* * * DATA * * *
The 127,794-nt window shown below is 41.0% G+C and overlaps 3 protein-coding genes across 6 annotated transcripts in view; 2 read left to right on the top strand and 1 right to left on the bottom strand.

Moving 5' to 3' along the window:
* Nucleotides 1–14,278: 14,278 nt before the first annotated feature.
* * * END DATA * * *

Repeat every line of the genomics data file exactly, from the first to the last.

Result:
The 127,794-nt window shown below is 41.0% G+C and overlaps 3 protein-coding genes across 6 annotated transcripts in view; 2 read left to right on the top strand and 1 right to left on the bottom strand.

Moving 5' to 3' along the window:
* Nucleotides 1–14,278: 14,278 nt before the first annotated feature.